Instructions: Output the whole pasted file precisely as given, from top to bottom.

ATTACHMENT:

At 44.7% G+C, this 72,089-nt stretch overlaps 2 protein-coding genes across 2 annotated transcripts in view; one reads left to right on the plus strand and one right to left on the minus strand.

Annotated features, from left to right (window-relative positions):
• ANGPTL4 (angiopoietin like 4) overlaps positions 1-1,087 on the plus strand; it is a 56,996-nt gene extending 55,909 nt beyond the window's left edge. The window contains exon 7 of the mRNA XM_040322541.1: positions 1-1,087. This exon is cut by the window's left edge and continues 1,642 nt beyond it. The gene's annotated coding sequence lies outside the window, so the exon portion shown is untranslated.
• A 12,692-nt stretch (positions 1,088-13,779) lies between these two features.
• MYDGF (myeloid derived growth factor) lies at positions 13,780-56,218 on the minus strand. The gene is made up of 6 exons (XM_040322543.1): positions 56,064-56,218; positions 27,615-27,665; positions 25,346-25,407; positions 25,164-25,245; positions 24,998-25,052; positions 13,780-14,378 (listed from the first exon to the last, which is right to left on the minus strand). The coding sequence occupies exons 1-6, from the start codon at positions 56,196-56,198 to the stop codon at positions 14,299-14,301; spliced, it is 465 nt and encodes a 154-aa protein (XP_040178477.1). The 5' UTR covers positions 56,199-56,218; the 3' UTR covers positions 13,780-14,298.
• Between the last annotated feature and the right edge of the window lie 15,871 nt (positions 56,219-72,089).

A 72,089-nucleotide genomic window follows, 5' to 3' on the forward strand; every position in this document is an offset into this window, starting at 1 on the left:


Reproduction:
At 44.7% G+C, this 72,089-nt stretch overlaps 2 protein-coding genes across 2 annotated transcripts in view; one reads left to right on the plus strand and one right to left on the minus strand.

Annotated features, from left to right (window-relative positions):
• ANGPTL4 (angiopoietin like 4) overlaps positions 1-1,087 on the plus strand; it is a 56,996-nt gene extending 55,909 nt beyond the window's left edge. The window contains exon 7 of the mRNA XM_040322541.1: positions 1-1,087. This exon is cut by the window's left edge and continues 1,642 nt beyond it. The gene's annotated coding sequence lies outside the window, so the exon portion shown is untranslated.
• A 12,692-nt stretch (positions 1,088-13,779) lies between these two features.
• MYDGF (myeloid derived growth factor) lies at positions 13,780-56,218 on the minus strand. The gene is made up of 6 exons (XM_040322543.1): positions 56,064-56,218; positions 27,615-27,665; positions 25,346-25,407; positions 25,164-25,245; positions 24,998-25,052; positions 13,780-14,378 (listed from the first exon to the last, which is right to left on the minus strand). The coding sequence occupies exons 1-6, from the start codon at positions 56,196-56,198 to the stop codon at positions 14,299-14,301; spliced, it is 465 nt and encodes a 154-aa protein (XP_040178477.1). The 5' UTR covers positions 56,199-56,218; the 3' UTR covers positions 13,780-14,298.
• Between the last annotated feature and the right edge of the window lie 15,871 nt (positions 56,219-72,089).

A 72,089-nucleotide genomic window follows, 5' to 3' on the forward strand; every position in this document is an offset into this window, starting at 1 on the left: